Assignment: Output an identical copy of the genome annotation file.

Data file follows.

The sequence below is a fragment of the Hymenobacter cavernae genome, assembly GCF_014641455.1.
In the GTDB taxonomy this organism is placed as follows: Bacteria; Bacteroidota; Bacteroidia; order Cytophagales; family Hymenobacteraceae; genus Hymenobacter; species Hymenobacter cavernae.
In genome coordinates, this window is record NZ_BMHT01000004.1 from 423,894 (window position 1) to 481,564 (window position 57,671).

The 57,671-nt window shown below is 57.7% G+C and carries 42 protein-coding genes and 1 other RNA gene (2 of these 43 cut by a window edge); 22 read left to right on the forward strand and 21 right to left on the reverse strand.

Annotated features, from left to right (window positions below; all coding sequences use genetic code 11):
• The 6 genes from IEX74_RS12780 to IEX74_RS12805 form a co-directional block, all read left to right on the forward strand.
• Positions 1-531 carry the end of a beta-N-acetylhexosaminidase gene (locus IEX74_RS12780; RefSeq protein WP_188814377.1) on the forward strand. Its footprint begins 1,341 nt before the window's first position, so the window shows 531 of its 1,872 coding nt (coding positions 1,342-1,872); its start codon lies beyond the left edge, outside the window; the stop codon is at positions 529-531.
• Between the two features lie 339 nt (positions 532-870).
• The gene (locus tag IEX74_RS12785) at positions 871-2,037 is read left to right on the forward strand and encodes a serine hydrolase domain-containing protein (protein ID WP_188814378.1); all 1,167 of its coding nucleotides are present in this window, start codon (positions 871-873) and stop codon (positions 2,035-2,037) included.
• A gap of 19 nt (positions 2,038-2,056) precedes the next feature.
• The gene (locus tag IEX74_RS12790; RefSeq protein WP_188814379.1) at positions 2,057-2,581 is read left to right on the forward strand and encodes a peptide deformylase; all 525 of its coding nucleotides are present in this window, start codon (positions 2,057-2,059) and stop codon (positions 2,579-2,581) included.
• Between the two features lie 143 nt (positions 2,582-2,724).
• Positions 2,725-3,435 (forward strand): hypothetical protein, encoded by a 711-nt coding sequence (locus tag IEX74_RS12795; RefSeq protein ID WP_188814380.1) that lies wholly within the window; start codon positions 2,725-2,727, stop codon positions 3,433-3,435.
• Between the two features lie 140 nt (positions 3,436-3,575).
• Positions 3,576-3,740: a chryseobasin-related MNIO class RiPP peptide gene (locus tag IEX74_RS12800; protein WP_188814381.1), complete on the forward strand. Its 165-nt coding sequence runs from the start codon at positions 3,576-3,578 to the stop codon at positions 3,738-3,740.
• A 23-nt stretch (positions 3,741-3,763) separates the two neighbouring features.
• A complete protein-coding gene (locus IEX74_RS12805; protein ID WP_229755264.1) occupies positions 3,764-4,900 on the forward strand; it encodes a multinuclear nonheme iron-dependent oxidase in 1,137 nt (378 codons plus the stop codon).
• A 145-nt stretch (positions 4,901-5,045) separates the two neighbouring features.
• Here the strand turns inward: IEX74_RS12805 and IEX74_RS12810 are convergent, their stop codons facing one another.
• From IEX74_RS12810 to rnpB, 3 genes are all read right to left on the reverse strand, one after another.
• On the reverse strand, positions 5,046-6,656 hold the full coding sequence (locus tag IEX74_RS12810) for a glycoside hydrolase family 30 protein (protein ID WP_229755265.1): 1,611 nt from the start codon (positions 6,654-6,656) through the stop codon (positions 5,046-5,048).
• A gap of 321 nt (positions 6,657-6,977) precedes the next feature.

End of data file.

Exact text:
The sequence below is a fragment of the Hymenobacter cavernae genome, assembly GCF_014641455.1.
In the GTDB taxonomy this organism is placed as follows: Bacteria; Bacteroidota; Bacteroidia; order Cytophagales; family Hymenobacteraceae; genus Hymenobacter; species Hymenobacter cavernae.
In genome coordinates, this window is record NZ_BMHT01000004.1 from 423,894 (window position 1) to 481,564 (window position 57,671).

The 57,671-nt window shown below is 57.7% G+C and carries 42 protein-coding genes and 1 other RNA gene (2 of these 43 cut by a window edge); 22 read left to right on the forward strand and 21 right to left on the reverse strand.

Annotated features, from left to right (window positions below; all coding sequences use genetic code 11):
• The 6 genes from IEX74_RS12780 to IEX74_RS12805 form a co-directional block, all read left to right on the forward strand.
• Positions 1-531 carry the end of a beta-N-acetylhexosaminidase gene (locus IEX74_RS12780; RefSeq protein WP_188814377.1) on the forward strand. Its footprint begins 1,341 nt before the window's first position, so the window shows 531 of its 1,872 coding nt (coding positions 1,342-1,872); its start codon lies beyond the left edge, outside the window; the stop codon is at positions 529-531.
• Between the two features lie 339 nt (positions 532-870).
• The gene (locus tag IEX74_RS12785) at positions 871-2,037 is read left to right on the forward strand and encodes a serine hydrolase domain-containing protein (protein ID WP_188814378.1); all 1,167 of its coding nucleotides are present in this window, start codon (positions 871-873) and stop codon (positions 2,035-2,037) included.
• A gap of 19 nt (positions 2,038-2,056) precedes the next feature.
• The gene (locus tag IEX74_RS12790; RefSeq protein WP_188814379.1) at positions 2,057-2,581 is read left to right on the forward strand and encodes a peptide deformylase; all 525 of its coding nucleotides are present in this window, start codon (positions 2,057-2,059) and stop codon (positions 2,579-2,581) included.
• Between the two features lie 143 nt (positions 2,582-2,724).
• Positions 2,725-3,435 (forward strand): hypothetical protein, encoded by a 711-nt coding sequence (locus tag IEX74_RS12795; RefSeq protein ID WP_188814380.1) that lies wholly within the window; start codon positions 2,725-2,727, stop codon positions 3,433-3,435.
• Between the two features lie 140 nt (positions 3,436-3,575).
• Positions 3,576-3,740: a chryseobasin-related MNIO class RiPP peptide gene (locus tag IEX74_RS12800; protein WP_188814381.1), complete on the forward strand. Its 165-nt coding sequence runs from the start codon at positions 3,576-3,578 to the stop codon at positions 3,738-3,740.
• A 23-nt stretch (positions 3,741-3,763) separates the two neighbouring features.
• A complete protein-coding gene (locus IEX74_RS12805; protein ID WP_229755264.1) occupies positions 3,764-4,900 on the forward strand; it encodes a multinuclear nonheme iron-dependent oxidase in 1,137 nt (378 codons plus the stop codon).
• A 145-nt stretch (positions 4,901-5,045) separates the two neighbouring features.
• Here the strand turns inward: IEX74_RS12805 and IEX74_RS12810 are convergent, their stop codons facing one another.
• From IEX74_RS12810 to rnpB, 3 genes are all read right to left on the reverse strand, one after another.
• On the reverse strand, positions 5,046-6,656 hold the full coding sequence (locus tag IEX74_RS12810) for a glycoside hydrolase family 30 protein (protein ID WP_229755265.1): 1,611 nt from the start codon (positions 6,654-6,656) through the stop codon (positions 5,046-5,048).
• A gap of 321 nt (positions 6,657-6,977) precedes the next feature.